Chasing The Paper Trail

After the debacle of the 2000 election in Florida over hanging chads, a search began for a technological solution to voting problems and irregularities that would ensure that votes cast would actually be counted. The answer to some came in the form of touchscreen voting technology. But what began as a technological fix to voting irregularities may open pandora's box and potentially undermine the voting process and democracy itself. Now many Americans worry that computerized voting will allow the erasure and theft of elections all with the click of a button.

Americans need to know that computerized voting will increase their faith and the chances that their vote will actually be counted. Congressman Rush Holt of New Jersey (D-12th) believes that the solution is for touchscreen voting machines to print a paper receipt that the voter sees. If there are problems, such as what happened in Florida in 2000, the paper trail is what is used for a recount. We spoke to Congressman Rush Holt about the legislation he has introduced to protect voter confidence and require a paper trail on all computerized voting machines. It is perhaps one of the most important issues facing our democracy in an election year.

Describe the federal legislation that you are proposing that would regulate electronic voting machines.

Rep. Rush Holt: The principal thing my bill would do is to require a voter-verified parallel paper record for votes. The bill is called the Voter Confidence Act because it's trying to address a real concern of mine and of many people around the country. When people nowadays say: "I'm not going to vote because my vote doesn't count," they not only mean that special interests overweigh their vote, but they also sometimes believe that their vote won't be counted.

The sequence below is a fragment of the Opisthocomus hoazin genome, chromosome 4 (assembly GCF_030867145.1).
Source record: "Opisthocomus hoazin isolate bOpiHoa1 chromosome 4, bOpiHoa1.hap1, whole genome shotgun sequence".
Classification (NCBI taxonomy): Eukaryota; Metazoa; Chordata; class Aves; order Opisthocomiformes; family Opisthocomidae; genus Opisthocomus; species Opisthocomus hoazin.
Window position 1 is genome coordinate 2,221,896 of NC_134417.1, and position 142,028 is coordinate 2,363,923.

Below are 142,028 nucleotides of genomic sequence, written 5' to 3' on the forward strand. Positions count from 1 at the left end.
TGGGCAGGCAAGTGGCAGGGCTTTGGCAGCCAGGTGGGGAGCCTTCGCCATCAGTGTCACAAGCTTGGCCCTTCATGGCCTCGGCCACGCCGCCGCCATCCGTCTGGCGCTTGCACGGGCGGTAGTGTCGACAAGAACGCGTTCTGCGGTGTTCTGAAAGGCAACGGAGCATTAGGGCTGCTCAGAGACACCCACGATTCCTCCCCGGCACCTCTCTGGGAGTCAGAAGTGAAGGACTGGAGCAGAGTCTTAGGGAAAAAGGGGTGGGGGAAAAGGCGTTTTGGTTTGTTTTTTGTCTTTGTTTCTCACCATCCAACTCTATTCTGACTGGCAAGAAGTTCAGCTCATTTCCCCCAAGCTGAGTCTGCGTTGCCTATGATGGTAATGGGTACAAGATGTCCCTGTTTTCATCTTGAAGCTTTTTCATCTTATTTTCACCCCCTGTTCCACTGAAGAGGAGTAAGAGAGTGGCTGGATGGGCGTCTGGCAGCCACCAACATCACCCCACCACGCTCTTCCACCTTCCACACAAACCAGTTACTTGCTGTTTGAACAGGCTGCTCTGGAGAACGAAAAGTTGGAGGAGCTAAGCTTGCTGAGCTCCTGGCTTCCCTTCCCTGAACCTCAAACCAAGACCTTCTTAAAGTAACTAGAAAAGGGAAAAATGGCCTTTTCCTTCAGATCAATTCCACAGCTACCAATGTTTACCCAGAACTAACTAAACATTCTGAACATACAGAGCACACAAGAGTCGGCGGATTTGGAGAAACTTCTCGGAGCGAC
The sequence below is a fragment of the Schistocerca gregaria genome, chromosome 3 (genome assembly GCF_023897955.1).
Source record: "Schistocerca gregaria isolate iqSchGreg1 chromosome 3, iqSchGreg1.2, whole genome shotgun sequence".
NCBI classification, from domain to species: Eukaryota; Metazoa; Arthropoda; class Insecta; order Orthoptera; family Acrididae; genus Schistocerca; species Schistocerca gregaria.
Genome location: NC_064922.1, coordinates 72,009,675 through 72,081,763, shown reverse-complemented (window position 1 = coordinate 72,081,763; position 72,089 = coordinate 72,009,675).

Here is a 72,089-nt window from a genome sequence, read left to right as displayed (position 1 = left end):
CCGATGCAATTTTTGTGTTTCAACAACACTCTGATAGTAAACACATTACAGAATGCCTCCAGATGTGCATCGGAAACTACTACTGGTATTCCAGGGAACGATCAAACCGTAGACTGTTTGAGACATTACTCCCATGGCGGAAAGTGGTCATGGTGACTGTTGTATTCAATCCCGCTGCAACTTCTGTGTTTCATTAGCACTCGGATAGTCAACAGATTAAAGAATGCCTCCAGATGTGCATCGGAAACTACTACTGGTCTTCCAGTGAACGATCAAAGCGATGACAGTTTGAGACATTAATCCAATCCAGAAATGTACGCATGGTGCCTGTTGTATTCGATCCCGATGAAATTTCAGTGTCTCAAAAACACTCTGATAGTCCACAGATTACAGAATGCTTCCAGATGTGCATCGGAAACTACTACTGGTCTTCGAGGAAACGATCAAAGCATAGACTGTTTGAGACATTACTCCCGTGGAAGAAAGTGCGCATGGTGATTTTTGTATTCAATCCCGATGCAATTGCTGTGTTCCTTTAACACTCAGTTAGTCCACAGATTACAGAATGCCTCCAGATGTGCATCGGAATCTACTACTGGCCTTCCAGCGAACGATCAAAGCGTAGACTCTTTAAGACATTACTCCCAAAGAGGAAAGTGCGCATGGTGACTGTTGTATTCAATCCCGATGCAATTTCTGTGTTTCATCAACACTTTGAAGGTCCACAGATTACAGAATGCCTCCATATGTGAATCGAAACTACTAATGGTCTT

Many jurisdictions are buying electronic voting machines in states and counties. They offer real advantages such as accessibility, particularly for people with physical handicaps, convenience of use, and that sort of thing. People who are visually impaired can have audio guidance through the voting process with these electronic machines. And, for the first time in history, they can vote unaided. And there are other advantages to the electronic machines.

Nevertheless, they have one major disadvantage, which is if there is an error somewhere between the casting of the vote and the recording of the vote, no one will ever know. So if the software is flawed, the computer doesn't do what the voter intends, and no one will ever know. That's why it's really important that there be an opportunity for each voter to verify her or his own vote.

My bill would require a paper record that the voter gets to see. And the voter can say, "Yup, that's my vote." And then when the vote is submitted electronically, that paper record is also stored at the polling place. And that is the vote of record, so that if there is a recount, it will be with that paper record that the voter has personally verified.

In other words, if there was an audit or a recount, it would be based on the paper receipt?